This study guide will help you analyze the text “The Pedestrian” by Ray Bradbury. We will show you examples of elements in the text that will be relevant for your analysis. In these notes, we will focus on the summary, structure, characters, setting, narrator and point of view, language, themes and message.
Presentation of the text
Title: “The Pedestrian”
Author: Ray Bradbury
Date of Publication: 1951
Genre: Short Story
Ray Bradbury (1920-2012) was an American author of fantasy, science fiction, and mystery fiction. His most famous works are science fiction novels like Fahrenheit 451 or The Martian Chronicles. Bradbury is considered nowadays one of the pioneers of the fantasy and science fiction genres.
Below, you can read an excerpt from our study guide:
The social setting of “The Pedestrian ” by Ray Bradbury explores aspects related to living in a dystopia. A dystopia is a future society in which people go through suffering or injustice, typically as a result of a totalitarian regime or some kind of apocalypse.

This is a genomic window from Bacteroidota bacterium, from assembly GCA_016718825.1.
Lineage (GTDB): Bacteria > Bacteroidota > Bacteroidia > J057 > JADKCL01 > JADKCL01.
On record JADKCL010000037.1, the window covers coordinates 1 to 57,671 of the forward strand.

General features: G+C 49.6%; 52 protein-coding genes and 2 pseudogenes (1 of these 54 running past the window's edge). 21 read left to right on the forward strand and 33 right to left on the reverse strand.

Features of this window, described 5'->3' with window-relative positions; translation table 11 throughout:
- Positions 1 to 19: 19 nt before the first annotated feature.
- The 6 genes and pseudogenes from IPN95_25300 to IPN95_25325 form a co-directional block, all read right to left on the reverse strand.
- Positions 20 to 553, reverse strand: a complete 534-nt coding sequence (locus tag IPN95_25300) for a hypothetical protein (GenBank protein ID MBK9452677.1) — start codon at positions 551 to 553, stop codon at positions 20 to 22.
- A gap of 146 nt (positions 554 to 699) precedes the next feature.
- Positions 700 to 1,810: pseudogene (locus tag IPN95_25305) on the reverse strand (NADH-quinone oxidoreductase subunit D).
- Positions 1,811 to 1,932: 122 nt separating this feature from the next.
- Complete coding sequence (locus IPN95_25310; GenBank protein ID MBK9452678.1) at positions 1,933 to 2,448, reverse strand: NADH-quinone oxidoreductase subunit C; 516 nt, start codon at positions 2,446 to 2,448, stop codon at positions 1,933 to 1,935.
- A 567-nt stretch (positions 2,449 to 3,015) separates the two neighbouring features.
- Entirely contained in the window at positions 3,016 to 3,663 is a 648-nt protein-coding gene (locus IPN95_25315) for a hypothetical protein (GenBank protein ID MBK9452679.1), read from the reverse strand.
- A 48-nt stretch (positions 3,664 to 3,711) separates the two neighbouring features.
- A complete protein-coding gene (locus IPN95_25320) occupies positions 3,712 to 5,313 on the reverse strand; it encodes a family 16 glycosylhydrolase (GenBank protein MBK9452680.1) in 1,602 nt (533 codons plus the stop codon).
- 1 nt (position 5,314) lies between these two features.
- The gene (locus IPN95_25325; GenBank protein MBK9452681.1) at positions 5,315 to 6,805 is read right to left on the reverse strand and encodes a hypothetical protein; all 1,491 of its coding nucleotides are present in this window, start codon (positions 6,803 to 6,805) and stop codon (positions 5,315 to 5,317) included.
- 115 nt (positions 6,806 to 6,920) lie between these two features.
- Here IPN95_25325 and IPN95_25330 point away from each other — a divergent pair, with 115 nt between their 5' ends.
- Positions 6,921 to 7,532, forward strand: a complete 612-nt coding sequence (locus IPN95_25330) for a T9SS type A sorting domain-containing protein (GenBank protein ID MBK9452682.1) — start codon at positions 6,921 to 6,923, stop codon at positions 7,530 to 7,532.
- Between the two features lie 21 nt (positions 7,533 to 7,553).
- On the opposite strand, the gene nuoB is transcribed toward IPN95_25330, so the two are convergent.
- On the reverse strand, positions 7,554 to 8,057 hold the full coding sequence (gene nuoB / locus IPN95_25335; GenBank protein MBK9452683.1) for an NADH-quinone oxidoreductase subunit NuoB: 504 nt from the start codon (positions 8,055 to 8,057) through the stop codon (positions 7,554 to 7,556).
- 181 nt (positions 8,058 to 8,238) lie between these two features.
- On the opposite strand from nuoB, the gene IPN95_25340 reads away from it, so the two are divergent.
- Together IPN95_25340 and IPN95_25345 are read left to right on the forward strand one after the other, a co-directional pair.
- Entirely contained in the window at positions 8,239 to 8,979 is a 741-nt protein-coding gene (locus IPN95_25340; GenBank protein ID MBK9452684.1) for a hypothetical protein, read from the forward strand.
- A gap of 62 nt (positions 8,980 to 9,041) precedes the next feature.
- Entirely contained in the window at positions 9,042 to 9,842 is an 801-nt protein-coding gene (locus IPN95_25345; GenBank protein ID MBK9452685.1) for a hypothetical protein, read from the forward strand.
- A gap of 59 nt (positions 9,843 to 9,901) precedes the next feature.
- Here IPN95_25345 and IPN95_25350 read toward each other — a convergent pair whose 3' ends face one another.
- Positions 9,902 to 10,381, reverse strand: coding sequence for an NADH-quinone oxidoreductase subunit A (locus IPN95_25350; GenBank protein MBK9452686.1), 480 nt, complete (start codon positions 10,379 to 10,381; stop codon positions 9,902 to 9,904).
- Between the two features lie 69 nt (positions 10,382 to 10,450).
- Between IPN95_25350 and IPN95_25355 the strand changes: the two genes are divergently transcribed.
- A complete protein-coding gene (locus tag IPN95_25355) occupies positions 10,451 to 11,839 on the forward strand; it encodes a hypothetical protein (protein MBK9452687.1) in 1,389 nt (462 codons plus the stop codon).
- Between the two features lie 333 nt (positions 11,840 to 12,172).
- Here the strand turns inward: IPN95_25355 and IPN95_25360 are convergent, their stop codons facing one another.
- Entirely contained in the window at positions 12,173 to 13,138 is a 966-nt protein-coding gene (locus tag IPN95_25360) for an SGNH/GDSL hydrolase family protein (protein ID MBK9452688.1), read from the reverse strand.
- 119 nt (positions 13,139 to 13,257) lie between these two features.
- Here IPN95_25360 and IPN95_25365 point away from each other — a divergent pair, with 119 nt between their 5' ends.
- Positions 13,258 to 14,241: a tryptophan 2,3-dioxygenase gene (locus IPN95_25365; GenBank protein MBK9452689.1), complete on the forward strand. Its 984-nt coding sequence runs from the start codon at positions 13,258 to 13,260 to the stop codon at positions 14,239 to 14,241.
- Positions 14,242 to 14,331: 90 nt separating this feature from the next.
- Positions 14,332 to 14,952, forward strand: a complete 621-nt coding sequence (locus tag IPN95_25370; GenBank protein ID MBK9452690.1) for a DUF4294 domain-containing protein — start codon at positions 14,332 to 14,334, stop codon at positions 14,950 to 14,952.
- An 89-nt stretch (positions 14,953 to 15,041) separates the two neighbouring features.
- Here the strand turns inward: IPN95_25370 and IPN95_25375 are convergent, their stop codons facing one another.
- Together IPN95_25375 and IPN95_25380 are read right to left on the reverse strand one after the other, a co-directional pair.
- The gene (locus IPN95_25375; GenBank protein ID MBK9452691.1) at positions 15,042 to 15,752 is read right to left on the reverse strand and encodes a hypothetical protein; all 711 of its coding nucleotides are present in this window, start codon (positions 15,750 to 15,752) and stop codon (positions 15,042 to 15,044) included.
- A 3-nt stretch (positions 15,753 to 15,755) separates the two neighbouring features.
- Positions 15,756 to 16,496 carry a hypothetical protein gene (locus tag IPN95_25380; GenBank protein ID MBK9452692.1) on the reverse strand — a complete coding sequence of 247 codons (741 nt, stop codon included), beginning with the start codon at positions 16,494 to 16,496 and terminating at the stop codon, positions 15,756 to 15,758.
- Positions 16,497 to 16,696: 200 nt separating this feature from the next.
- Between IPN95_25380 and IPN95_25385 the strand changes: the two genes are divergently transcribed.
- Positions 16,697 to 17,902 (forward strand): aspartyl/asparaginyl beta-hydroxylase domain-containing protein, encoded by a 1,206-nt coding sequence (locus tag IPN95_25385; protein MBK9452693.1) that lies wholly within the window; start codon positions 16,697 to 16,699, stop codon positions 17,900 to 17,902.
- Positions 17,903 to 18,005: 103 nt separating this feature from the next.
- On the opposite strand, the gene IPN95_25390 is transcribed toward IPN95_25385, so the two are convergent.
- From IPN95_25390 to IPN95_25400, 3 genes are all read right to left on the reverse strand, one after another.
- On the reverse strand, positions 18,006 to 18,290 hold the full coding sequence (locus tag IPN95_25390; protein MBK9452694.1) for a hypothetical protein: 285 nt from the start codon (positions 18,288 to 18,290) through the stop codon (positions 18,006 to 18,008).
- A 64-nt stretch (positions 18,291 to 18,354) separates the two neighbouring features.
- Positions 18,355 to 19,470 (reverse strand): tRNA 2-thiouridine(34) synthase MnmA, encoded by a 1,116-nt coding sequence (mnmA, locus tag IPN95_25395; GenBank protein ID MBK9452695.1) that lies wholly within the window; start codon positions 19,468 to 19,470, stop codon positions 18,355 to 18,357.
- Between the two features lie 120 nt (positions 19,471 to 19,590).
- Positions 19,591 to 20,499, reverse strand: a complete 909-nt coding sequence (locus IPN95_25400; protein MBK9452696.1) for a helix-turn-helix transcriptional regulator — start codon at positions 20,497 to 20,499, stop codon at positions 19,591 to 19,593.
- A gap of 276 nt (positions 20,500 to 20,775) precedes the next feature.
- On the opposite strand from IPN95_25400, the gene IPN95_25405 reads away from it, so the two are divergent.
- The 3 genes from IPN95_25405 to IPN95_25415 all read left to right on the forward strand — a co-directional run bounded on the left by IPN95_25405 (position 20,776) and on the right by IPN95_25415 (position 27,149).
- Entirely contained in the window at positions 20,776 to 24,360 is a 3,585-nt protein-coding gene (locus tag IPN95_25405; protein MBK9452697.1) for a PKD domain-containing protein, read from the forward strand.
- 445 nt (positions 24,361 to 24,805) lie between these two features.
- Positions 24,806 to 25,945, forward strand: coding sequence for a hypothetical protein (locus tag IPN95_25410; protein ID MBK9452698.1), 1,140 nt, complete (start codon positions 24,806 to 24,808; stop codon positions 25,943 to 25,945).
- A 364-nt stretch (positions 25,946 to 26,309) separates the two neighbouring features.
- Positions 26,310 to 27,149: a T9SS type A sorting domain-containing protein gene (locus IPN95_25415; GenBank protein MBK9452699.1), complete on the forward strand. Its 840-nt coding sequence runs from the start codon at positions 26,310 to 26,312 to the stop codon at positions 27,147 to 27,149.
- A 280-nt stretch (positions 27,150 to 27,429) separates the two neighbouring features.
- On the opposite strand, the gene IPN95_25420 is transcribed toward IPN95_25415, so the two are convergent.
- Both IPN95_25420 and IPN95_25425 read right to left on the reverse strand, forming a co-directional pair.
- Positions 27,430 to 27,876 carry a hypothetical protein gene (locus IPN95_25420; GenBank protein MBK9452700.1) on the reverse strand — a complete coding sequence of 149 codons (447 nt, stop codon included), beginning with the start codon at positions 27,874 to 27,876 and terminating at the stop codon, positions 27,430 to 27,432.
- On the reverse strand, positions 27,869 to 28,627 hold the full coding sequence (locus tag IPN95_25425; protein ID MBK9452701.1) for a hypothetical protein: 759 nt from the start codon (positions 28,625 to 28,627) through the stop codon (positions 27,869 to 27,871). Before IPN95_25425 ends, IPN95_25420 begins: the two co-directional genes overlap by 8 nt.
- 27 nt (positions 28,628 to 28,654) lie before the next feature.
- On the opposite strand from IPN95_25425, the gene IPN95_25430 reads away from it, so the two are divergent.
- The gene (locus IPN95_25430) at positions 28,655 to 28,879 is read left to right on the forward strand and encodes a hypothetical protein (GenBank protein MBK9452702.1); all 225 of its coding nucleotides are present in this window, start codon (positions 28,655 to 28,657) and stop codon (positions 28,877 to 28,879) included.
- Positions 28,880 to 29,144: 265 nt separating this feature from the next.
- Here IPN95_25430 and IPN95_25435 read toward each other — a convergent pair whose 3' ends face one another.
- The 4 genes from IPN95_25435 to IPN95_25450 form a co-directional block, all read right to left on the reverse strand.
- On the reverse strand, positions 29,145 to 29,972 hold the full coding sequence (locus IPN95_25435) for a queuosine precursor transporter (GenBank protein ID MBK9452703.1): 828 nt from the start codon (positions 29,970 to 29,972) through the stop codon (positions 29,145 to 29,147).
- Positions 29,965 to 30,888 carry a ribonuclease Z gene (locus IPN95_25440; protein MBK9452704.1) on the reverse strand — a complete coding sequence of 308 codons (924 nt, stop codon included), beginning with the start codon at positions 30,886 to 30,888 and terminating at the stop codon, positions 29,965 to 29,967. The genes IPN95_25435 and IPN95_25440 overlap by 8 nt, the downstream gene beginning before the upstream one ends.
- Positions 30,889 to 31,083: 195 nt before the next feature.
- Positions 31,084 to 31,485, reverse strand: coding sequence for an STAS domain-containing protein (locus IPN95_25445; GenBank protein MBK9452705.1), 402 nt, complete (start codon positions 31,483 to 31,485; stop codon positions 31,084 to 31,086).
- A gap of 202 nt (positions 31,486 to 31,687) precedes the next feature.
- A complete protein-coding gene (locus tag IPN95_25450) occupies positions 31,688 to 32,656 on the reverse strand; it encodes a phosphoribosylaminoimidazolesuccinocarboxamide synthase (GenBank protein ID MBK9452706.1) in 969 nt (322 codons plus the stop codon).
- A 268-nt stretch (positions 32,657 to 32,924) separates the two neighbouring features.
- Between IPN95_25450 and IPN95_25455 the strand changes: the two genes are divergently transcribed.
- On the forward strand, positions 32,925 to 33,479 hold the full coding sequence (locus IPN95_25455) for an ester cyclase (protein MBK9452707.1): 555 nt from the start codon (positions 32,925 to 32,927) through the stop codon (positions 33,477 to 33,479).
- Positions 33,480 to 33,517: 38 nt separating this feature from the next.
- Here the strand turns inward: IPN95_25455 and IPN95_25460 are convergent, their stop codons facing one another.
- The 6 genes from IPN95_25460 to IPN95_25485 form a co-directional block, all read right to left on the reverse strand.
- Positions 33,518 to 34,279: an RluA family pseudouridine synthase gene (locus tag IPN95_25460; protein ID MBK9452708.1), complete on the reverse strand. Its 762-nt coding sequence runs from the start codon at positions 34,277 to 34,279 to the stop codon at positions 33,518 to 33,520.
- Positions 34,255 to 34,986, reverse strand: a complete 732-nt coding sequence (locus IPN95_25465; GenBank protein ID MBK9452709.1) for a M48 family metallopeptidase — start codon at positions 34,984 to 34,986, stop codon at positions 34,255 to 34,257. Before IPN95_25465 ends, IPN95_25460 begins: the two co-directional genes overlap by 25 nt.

The story presents a future in which people’s lives revolve around watching TV inside their homes. In this world nobody goes out anymore, preferring the comfort of their home-screens and air-conditioning. As a result, there are no crimes and no need for police forces on the street. Furthermore, police officers have been replaced with robotic cars.
Leonard Mead represents the outcast, since he is probably the only one who still goes out and does not have a TV, a wife, or an acceptable job. The fact that he is perceived as a threat by the police car and taken to a psychiatric institution indicates a totalitarian government, which does not accept people who are different. Mead’s situation explores the issue of living under an unjust system which arrests and confines people for being different.